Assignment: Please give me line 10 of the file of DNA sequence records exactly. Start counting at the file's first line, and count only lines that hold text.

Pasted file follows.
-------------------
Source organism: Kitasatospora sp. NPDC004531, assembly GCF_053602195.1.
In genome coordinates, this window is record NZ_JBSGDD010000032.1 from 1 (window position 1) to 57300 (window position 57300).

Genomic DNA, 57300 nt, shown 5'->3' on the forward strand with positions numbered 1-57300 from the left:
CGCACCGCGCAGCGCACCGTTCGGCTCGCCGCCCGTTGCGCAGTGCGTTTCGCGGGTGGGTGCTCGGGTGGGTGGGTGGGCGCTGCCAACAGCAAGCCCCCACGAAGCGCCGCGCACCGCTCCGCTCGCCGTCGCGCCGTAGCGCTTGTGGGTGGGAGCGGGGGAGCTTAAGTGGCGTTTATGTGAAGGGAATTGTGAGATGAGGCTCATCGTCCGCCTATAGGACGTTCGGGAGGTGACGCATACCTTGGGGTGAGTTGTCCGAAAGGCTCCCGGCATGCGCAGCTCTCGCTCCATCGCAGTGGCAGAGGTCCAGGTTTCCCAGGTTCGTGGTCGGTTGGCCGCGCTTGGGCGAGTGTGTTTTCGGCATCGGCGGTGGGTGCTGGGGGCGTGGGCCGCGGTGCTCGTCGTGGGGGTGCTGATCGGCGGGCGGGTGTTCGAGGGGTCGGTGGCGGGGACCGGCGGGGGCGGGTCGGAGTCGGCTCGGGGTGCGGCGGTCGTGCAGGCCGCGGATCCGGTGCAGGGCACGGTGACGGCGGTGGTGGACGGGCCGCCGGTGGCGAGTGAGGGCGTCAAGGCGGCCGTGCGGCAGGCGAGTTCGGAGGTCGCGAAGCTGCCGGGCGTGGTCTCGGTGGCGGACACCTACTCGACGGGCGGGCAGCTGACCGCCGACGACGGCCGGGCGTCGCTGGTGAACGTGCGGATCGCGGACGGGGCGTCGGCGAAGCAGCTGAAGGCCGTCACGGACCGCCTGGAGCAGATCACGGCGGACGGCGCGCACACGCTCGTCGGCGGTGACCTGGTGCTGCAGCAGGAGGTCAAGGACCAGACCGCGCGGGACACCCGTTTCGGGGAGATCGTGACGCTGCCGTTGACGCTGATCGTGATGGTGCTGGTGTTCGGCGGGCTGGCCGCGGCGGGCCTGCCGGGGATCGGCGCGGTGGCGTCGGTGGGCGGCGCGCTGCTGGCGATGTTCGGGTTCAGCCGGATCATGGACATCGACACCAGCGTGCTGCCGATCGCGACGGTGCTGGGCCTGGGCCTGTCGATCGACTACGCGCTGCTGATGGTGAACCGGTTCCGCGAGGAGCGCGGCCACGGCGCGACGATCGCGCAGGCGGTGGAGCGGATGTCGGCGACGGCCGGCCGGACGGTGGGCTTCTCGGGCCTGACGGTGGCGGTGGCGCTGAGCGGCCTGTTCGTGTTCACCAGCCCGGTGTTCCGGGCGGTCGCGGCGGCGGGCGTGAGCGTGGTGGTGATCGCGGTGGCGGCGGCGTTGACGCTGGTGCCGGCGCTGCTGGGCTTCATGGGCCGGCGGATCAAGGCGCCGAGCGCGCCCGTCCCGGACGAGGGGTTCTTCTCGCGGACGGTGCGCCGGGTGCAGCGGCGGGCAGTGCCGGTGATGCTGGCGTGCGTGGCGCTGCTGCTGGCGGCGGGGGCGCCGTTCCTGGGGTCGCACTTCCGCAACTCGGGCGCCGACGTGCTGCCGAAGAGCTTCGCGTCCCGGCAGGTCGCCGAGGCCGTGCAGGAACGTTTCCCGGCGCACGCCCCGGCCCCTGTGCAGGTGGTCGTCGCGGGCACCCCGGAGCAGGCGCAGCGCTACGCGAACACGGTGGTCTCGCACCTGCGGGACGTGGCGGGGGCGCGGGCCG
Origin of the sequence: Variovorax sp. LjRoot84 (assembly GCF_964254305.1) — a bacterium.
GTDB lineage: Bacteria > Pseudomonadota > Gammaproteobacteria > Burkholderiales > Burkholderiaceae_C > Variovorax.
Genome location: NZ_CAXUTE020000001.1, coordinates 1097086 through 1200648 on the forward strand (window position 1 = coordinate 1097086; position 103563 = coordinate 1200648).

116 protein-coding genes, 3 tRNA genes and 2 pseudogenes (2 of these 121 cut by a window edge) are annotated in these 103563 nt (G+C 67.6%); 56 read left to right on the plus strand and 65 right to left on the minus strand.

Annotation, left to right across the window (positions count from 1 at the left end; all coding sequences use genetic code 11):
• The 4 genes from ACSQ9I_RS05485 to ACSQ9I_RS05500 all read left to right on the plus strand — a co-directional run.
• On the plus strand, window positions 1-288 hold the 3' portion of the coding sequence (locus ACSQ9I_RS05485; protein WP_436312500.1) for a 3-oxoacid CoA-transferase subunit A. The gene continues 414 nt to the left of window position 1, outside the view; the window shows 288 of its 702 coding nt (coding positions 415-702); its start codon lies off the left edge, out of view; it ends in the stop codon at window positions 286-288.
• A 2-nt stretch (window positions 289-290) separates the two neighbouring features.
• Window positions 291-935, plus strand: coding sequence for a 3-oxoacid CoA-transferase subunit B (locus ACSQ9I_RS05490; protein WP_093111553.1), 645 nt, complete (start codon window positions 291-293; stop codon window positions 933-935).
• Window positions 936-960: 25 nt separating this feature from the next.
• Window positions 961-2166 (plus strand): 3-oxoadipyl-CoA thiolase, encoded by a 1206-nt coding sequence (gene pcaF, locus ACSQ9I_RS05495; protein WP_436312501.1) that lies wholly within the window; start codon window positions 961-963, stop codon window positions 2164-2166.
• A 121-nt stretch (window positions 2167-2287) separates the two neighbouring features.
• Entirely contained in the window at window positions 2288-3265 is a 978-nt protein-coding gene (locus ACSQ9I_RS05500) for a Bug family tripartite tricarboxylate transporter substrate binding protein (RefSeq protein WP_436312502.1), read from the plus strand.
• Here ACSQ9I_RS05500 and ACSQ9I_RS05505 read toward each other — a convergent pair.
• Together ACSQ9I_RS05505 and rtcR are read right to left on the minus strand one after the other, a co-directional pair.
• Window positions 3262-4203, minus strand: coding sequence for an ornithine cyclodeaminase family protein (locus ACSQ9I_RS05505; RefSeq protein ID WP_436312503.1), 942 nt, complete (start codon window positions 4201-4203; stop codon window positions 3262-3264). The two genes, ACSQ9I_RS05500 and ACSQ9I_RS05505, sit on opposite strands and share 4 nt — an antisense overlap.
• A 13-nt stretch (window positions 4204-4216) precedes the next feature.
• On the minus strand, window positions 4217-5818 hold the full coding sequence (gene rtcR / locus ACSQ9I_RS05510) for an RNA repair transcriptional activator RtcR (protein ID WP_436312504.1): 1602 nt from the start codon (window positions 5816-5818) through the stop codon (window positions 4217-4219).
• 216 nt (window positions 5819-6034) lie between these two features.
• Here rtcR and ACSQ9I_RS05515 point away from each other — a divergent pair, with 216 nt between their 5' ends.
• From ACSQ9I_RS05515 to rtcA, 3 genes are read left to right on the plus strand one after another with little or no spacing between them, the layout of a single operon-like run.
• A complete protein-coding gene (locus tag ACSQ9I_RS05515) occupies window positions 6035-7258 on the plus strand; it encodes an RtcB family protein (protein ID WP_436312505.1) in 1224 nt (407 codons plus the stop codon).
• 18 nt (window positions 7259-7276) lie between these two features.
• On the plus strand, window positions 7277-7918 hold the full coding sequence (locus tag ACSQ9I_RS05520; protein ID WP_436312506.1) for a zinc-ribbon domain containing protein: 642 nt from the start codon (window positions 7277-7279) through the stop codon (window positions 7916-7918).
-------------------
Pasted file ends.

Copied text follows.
• The 4 genes from ACSQ9I_RS05485 to ACSQ9I_RS05500 all read left to right on the plus strand — a co-directional run.